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A forgotten Salvador Dalí painting has been rediscovered after 75 years

The untitled piece recalls some of his earliest Surrealist work

Both during his life and from beyond the grave, Surrealist Salvador Dalí has never been boring. From animated Disney shorts to failed paternity claims, constantly emerging details of the artist’s life have kept us talking about his work. Now, after 75 years in a private collection, a long-lost Dalí painting has just been rediscovered. It’s set to go on display in New York. 

Nicolas Descharnes, a Dalí scholar, confirmed that the painting was indeed authentic in an interview with Artnet. After a series of tests – including infrared photography, signature analysis, and archival research – Descharnes concluded that there was nothing that might indicate the painting is a forgery.

It has been theorised that the painting was created in Dalí’s first months living in Spain in 1932. As Artnet reports, material analysis dating the pigments used to 1932 and the manufacture of the painting’s stretcher in Spain confirm this.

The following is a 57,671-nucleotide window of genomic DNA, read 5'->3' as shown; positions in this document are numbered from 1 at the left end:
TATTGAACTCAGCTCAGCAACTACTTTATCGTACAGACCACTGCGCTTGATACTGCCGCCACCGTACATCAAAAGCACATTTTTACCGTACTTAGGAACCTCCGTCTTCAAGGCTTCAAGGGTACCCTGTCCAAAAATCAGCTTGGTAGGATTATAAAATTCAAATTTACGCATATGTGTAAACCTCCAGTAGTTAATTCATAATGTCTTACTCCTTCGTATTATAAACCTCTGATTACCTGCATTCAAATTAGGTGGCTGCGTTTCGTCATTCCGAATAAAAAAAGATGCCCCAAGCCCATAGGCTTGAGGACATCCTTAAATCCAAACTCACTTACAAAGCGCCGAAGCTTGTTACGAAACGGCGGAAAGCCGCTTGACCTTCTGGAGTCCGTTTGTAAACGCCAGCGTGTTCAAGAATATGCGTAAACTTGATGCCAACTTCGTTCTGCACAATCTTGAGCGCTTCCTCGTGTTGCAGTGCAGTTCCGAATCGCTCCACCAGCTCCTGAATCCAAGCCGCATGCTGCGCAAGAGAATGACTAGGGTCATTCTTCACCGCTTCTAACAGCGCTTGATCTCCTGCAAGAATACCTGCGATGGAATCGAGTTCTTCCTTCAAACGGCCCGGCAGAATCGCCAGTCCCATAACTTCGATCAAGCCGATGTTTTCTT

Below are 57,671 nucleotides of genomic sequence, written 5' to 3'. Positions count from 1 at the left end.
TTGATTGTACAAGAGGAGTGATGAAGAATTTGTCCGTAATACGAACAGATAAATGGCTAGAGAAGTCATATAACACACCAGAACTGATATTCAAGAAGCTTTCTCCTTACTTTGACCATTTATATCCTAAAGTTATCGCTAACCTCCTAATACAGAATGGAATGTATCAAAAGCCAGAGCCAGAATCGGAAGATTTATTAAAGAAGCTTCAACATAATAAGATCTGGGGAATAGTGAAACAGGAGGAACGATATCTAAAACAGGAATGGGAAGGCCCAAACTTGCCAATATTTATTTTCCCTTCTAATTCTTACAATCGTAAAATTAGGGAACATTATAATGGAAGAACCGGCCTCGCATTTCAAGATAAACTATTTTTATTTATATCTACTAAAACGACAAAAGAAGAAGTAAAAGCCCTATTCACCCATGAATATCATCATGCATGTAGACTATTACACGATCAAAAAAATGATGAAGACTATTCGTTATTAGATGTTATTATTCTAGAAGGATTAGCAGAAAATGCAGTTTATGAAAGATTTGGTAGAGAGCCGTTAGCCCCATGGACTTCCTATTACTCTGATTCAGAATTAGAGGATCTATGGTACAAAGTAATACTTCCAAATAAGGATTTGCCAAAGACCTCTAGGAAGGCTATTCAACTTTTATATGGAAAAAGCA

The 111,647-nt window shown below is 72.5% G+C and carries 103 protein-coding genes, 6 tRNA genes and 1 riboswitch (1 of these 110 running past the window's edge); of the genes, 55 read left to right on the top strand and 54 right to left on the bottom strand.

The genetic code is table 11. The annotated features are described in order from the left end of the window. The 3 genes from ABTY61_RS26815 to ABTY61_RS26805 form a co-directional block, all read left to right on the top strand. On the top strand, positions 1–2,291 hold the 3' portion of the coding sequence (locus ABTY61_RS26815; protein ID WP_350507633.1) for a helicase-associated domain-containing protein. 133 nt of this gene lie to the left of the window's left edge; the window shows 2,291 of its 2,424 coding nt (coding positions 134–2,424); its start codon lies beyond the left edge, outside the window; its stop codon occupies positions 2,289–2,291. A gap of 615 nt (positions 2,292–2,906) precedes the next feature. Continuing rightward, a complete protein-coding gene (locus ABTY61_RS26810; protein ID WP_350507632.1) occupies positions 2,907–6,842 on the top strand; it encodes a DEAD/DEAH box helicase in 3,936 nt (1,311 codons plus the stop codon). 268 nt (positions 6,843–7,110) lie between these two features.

“With a forgery, there is always a mistake you can track somewhere. This one, no mistake,” Nicolas Descharnes said. Descharnes has also authenticated The Intrauterine Birth of Salvador Dalí (c. 1921), which was his first surrealist work.

Adding to its claims for authenticity, the painting is signed “Gala Salvador Dalí” – one of the many ways that Dalí paid tribute to his wife Gala, as well as in his recently re-published book Les Dîners de Gala.

The untitled painting contains seems to be inspired by an exterior window of Dalí and Gala’s home in Port Lligat in Spain from 1932–1982. This house is now a museum open to the public. Objects included in the artwork also appear in his later work, Morphological Echo (1934–36). 

The painting is fairly sparse, something that is uncharacteristic for the artist’s works. However, this adds to the belief that the work is not forged, as Descharnes said, “The forger wouldn’t leave the painting without anything on the ground, because the forger needs to make a painting that is attractive.” The inclusion of a stretcher, made in Spain, seems to also conclude it was made during his first few months residing there. 

Although the painting’s exhibition history can’t be determined exactly due to the painting’s lack of title, records of two 1932 exhibitions of Dalí’s works in the Galerie Pierre Colle in Paris do list some ‘untitled’ paintings. Two paintings sold to an Argentinian countess in the 30s have also been recently rediscovered. The dramatic works, titled Maison Pour Erotomane (1932) and Gradiva (1931) each have an estimated value of between £1.2m and £1.8m. They will go to auction at London’s Sothebys February 28.

The artwork is on display by appointment at the Heather James Fine Art Gallery in New York.